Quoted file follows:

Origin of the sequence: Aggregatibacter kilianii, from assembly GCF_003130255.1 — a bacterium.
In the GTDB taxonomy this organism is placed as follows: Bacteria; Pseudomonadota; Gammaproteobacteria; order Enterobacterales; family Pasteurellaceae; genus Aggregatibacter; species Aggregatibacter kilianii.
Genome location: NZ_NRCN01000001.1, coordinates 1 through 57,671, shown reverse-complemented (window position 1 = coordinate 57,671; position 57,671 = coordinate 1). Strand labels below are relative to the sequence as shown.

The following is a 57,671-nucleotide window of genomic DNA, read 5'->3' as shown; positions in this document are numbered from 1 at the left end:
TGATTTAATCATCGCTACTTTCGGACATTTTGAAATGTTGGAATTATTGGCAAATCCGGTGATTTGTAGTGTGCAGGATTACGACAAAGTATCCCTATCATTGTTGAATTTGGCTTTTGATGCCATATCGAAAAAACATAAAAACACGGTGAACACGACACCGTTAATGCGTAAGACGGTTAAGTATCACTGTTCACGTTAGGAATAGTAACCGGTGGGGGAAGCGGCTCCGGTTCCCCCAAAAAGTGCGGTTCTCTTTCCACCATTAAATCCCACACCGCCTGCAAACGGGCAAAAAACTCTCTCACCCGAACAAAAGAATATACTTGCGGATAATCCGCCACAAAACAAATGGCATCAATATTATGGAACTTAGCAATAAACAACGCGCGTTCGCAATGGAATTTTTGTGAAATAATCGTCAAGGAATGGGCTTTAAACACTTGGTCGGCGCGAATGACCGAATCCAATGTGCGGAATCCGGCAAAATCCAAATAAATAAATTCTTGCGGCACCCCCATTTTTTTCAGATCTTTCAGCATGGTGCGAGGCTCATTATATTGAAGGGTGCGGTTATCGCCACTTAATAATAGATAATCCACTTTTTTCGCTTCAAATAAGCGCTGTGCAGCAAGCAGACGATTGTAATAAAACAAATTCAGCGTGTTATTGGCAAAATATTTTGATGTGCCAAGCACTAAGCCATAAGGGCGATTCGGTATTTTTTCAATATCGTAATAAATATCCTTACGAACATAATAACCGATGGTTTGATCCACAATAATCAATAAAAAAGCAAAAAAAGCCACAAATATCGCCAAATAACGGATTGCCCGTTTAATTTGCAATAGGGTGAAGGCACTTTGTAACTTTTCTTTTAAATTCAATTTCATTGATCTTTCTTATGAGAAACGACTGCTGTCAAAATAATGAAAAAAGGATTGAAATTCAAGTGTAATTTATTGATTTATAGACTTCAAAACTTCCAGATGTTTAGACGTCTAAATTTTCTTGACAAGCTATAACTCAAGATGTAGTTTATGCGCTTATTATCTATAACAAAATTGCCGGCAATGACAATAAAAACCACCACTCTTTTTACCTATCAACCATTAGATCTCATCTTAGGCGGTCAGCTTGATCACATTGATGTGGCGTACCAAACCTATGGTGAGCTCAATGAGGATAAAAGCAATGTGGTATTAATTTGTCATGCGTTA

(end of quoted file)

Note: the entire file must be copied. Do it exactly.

Origin of the sequence: Aggregatibacter kilianii, from assembly GCF_003130255.1 — a bacterium.
In the GTDB taxonomy this organism is placed as follows: Bacteria; Pseudomonadota; Gammaproteobacteria; order Enterobacterales; family Pasteurellaceae; genus Aggregatibacter; species Aggregatibacter kilianii.
Genome location: NZ_NRCN01000001.1, coordinates 1 through 57,671, shown reverse-complemented (window position 1 = coordinate 57,671; position 57,671 = coordinate 1). Strand labels below are relative to the sequence as shown.

The following is a 57,671-nucleotide window of genomic DNA, read 5'->3' as shown; positions in this document are numbered from 1 at the left end:
TGATTTAATCATCGCTACTTTCGGACATTTTGAAATGTTGGAATTATTGGCAAATCCGGTGATTTGTAGTGTGCAGGATTACGACAAAGTATCCCTATCATTGTTGAATTTGGCTTTTGATGCCATATCGAAAAAACATAAAAACACGGTGAACACGACACCGTTAATGCGTAAGACGGTTAAGTATCACTGTTCACGTTAGGAATAGTAACCGGTGGGGGAAGCGGCTCCGGTTCCCCCAAAAAGTGCGGTTCTCTTTCCACCATTAAATCCCACACCGCCTGCAAACGGGCAAAAAACTCTCTCACCCGAACAAAAGAATATACTTGCGGATAATCCGCCACAAAACAAATGGCATCAATATTATGGAACTTAGCAATAAACAACGCGCGTTCGCAATGGAATTTTTGTGAAATAATCGTCAAGGAATGGGCTTTAAACACTTGGTCGGCGCGAATGACCGAATCCAATGTGCGGAATCCGGCAAAATCCAAATAAATAAATTCTTGCGGCACCCCCATTTTTTTCAGATCTTTCAGCATGGTGCGAGGCTCATTATATTGAAGGGTGCGGTTATCGCCACTTAATAATAGATAATCCACTTTTTTCGCTTCAAATAAGCGCTGTGCAGCAAGCAGACGATTGTAATAAAACAAATTCAGCGTGTTATTGGCAAAATATTTTGATGTGCCAAGCACTAAGCCATAAGGGCGATTCGGTATTTTTTCAATATCGTAATAAATATCCTTACGAACATAATAACCGATGGTTTGATCCACAATAATCAATAAAAAAGCAAAAAAAGCCACAAATATCGCCAAATAACGGATTGCCCGTTTAATTTGCAATAGGGTGAAGGCACTTTGTAACTTTTCTTTTAAATTCAATTTCATTGATCTTTCTTATGAGAAACGACTGCTGTCAAAATAATGAAAAAAGGATTGAAATTCAAGTGTAATTTATTGATTTATAGACTTCAAAACTTCCAGATGTTTAGACGTCTAAATTTTCTTGACAAGCTATAACTCAAGATGTAGTTTATGCGCTTATTATCTATAACAAAATTGCCGGCAATGACAATAAAAACCACCACTCTTTTTACCTATCAACCATTAGATCTCATCTTAGGCGGTCAGCTTGATCACATTGATGTGGCGTACCAAACCTATGGTGAGCTCAATGAGGATAAAAGCAATGTGGTATTAATTTGTCATGCGTTA